From the 2018 HVPAA National Conference
Kevin Hauck (NYU Langone Health), Nicole Adler (NYU Langone Health)
Many procedures that were previously done at the bedside by hospitalists have become the exclusive province of Interventional Radiology. As hospitalists have become more reliant on IR, they have lost the ability to do these procedures. This causes delays with a subsequent increase in LOS and delay in diagnosis.
The objective of this intervention was to increase hospitalist comfort in performing simple bedside procedures including lumbar puncture and paracentesis, create a proceduralist team, and increase the proportion of bedside procedures performed by the primary team without consulting IR.
All hospitalists at a large, academic medical center were offered training in simple bedside procedures. Training consisted of a one-hour self-study didactic session and a single four-hour session taught by critical care and emergency medicine faculty in a simulation lab. Using simulated patients, participants were taught how to perform paracentesis, and lumbar puncture. The basics of bedside ultrasound were also reviewed with a standardized patient. Following training, new workflow was created to allow a dedicated hospitalist to supervise procedures on housestaff medicine teams and perform these procedures directly on medicine teams without housestaff. To fill in any gaps in the ability of the hospitalist to perform these procedures, a standardized backup system was created.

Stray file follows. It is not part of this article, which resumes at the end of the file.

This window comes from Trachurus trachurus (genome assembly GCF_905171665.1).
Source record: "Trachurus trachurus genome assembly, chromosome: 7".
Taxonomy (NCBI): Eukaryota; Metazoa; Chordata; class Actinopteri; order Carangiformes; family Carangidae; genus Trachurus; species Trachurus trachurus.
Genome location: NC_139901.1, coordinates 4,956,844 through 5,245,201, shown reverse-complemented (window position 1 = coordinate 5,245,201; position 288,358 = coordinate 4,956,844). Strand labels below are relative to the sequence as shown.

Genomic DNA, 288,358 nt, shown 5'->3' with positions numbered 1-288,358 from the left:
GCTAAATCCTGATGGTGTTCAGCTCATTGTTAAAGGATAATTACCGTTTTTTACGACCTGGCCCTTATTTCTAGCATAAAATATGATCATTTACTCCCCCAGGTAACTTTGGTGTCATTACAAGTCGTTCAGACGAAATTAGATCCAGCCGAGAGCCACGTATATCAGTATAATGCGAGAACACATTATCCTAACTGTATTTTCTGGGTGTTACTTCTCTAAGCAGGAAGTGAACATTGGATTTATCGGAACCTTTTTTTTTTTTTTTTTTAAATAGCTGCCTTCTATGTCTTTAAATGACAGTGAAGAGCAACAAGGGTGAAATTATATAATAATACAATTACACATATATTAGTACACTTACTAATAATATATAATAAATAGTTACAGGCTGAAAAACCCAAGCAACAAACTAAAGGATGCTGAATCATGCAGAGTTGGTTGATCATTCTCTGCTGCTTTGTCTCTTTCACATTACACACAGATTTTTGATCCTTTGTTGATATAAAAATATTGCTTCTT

A total of 24 hospitalists underwent the initial training in bedside procedures. A new role with 24-hour coverage, the Hospitalist Proceduralist, was created. Hospitalists who underwent training began rotation on the inpatient proceduralist service.
A new report was created in the electronic medical record to record the number of bedside procedures performed on the medicine service by hospitalists and with Interventional Radiology. Early results indicate that approximately 1/3 of procedures are now being done by hospitalists instead of Interventional Radiology. The final results of this metric are pending.
This project demonstrated the feasibility of creating an inpatient hospitalist proceduralist service to both supervise housestaff and directly perform simple bedside procedures without the involvement of Interventional Radiology. Further research is needed to clarify the impact on length of stay, the total number of procedures done at the bedside, as well as the safety and efficacy of this intervention.
Implications for the Patient
This project demonstrates that with training and coordination, bedside procedures can be brought back to the bedside. Future iterations of this project are planned to include bedside administration of intrathecal chemotherapy.